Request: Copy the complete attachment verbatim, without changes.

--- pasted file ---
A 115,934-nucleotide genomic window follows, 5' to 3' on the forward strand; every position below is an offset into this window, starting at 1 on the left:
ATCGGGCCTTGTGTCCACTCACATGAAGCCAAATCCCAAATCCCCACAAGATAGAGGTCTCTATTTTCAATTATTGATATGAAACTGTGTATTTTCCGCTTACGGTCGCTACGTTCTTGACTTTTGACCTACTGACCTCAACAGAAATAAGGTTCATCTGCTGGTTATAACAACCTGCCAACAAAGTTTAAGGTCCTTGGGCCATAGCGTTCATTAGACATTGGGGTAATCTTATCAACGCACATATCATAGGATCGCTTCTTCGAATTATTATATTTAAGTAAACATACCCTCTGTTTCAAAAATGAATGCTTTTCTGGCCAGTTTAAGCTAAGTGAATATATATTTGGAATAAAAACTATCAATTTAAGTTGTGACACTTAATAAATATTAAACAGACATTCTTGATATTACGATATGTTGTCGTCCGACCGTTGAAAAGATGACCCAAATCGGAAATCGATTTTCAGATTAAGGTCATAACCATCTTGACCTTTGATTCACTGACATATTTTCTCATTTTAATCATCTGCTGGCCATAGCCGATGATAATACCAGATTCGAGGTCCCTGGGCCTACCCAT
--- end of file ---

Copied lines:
A 115,934-nucleotide genomic window follows, 5' to 3' on the forward strand; every position below is an offset into this window, starting at 1 on the left:
ATCGGGCCTTGTGTCCACTCACATGAAGCCAAATCCCAAATCCCCACAAGATAGAGGTCTCTATTTTCAATTATTGATATGAAACTGTGTATTTTCCGCTTACGGTCGCTACGTTCTTGACTTTTGACCTACTGACCTCAACAGAAATAAGGTTCATCTGCTGGTTATAACAACCTGCCAACAAAGTTTAAGGTCCTTGGGCCATAGCGTTCATTAGACATTGGGGTAATCTTATCAACGCACATATCATAGGATCGCTTCTTCGAATTATTATATTTAAGTAAACATACCCTCTGTTTCAAAAATGAATGCTTTTCTGGCCAGTTTAAGCTAAGTGAATATATATTTGGAATAAAAACTATCAATTTAAGTTGTGACACTTAATAAATATTAAACAGACATTCTTGATATTACGATATGTTGTCGTCCGACCGTTGAAAAGATGACCCAAATCGGAAATCGATTTTCAGATTAAGGTCATAACCATCTTGACCTTTGATTCACTGACATATTTTCTCATTTTAATCATCTGCTGGCCATAGCCGATGATAATACCAGATTCGAGGTCCCTGGGCCTACCCAT